The best way to be boring is to leave nothing out.
Voltaire said that, and he's been dead since 1778. Since then, information has exploded in terms of quantity--and some speakers seem intent on capturing all of it on just the one slide or within the confines of one speech. "I'm being thorough!" I hear them plead. "My peers will think less of me if I miss a critical fact--or any fact."
It may be that you're unsure of how to summarize, reluctant to choose because you might be wrong or just plain convinced that your audience needs to know everything you know. But no matter how you approach the task of planning your content, the over-comprehensive approach is a surefire way to drown your listeners rather than refresh them, when all they wanted was to get a drink from the fountain of knowledge that is you. Put another way, when you choose to avoid being selective about your content, you risk letting audience members walk away with no facts if they're overwhelmed with your encyclopedic approach. Far from impressing, this tactic may depress your listeners if they can't keep up with the open floodgates.
If you slow down and think about it, you'll never have enough time or slide space to cover everything you know--and no one will sit still for that long. Going faster, cramming more onto a slide and saying things like, "I'm sure you all understand this" are not substitutes for clarity.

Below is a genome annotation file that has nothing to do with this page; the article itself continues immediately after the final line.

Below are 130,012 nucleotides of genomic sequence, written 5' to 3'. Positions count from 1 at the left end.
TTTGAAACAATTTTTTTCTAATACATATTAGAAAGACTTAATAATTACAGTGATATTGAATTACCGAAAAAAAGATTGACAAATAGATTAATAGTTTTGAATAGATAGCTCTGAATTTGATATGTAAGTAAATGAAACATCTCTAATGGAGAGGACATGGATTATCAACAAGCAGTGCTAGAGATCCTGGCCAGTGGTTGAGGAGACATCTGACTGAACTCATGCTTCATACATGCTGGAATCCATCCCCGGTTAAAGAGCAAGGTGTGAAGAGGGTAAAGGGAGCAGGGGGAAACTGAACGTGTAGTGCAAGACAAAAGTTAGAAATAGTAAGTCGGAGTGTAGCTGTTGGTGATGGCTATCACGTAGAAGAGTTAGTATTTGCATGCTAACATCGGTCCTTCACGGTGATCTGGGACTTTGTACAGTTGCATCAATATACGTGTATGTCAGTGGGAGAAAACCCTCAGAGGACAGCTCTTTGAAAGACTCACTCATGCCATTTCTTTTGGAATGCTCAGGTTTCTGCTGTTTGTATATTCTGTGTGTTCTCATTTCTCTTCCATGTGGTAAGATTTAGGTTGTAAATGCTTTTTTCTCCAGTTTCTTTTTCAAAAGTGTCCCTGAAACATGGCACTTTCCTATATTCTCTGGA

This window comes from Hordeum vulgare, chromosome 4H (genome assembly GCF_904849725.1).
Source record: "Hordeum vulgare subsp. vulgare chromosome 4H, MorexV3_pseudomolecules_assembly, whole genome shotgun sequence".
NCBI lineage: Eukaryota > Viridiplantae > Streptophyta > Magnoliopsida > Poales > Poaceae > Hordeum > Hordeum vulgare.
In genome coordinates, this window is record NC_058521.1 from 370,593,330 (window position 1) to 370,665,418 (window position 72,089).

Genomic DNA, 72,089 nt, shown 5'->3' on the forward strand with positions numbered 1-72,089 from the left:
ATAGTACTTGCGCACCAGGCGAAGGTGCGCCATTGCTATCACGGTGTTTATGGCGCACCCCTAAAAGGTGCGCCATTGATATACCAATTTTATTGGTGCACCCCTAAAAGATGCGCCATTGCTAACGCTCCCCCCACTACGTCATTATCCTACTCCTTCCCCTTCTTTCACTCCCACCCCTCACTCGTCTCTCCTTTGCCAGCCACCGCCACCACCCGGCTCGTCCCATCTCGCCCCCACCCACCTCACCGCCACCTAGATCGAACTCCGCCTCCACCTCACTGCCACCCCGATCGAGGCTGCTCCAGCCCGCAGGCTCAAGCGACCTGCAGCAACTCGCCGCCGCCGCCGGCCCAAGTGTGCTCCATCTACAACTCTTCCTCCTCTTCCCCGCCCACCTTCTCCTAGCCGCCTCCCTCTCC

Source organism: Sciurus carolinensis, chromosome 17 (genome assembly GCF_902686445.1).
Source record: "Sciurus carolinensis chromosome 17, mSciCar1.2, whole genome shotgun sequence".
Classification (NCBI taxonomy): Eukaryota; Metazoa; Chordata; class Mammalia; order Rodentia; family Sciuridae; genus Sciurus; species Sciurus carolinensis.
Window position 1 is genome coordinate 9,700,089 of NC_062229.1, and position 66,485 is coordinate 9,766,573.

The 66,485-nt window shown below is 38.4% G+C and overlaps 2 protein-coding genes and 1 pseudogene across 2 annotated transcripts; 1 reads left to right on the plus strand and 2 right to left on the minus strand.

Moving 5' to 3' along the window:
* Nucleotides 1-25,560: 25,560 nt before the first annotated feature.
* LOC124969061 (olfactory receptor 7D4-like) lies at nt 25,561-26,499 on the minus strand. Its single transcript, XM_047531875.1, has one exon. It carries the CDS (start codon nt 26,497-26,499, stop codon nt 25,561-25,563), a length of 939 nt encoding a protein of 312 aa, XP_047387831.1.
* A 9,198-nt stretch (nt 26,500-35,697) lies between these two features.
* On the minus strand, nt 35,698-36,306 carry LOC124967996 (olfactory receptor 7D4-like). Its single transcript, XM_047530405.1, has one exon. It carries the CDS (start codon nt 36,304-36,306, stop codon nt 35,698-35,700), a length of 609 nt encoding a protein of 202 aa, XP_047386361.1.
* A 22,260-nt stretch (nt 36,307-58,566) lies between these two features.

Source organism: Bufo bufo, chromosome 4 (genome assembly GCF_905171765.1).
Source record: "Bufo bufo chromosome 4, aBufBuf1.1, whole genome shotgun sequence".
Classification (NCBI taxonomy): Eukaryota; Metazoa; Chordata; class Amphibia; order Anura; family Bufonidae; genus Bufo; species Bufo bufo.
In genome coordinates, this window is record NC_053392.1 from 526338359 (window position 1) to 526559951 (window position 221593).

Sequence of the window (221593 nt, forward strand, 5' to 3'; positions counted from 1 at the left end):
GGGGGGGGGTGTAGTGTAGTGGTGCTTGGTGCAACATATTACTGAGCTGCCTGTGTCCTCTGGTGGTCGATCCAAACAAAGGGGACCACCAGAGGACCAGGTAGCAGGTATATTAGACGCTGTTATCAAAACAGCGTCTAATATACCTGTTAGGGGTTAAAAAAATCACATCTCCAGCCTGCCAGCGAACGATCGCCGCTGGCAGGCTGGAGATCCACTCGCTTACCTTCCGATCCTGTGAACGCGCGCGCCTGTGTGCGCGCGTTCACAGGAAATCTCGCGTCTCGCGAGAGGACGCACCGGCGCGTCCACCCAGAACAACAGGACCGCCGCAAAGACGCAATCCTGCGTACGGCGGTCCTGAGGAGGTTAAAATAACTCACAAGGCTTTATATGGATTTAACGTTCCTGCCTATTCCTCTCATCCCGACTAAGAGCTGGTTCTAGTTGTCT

So what to do? Using a content-planning approach takes extra time up front, but pays off in ensuring that you can cover a lot of ground in an understandable way. That's why I encourage you to develop a message and work to make it memorable for you and your audience--a three-point message is just an outline, a content planning tool that helps you identify themes under which you can summarize similar points rather than list them indvidually. Audiences have been responding well to presentations that revolve around three points for centuries--they're the core of oral storytelling traditions, reflected in the fairy tales and tall tales that are handed down even today. Planning a message lets you get quickly to the major "headlines" among your points, to answer those "so what?" and "what's in it for me?" questions that are going through your audience's minds.
And what of the facts you leave out? Let your audience bring them up in questions, so you can reaffirm them and expand your remarks--or so you can be invited back to talk about the things that didn't fit in today's focused presentation. Leave them wanting more, rather than less.
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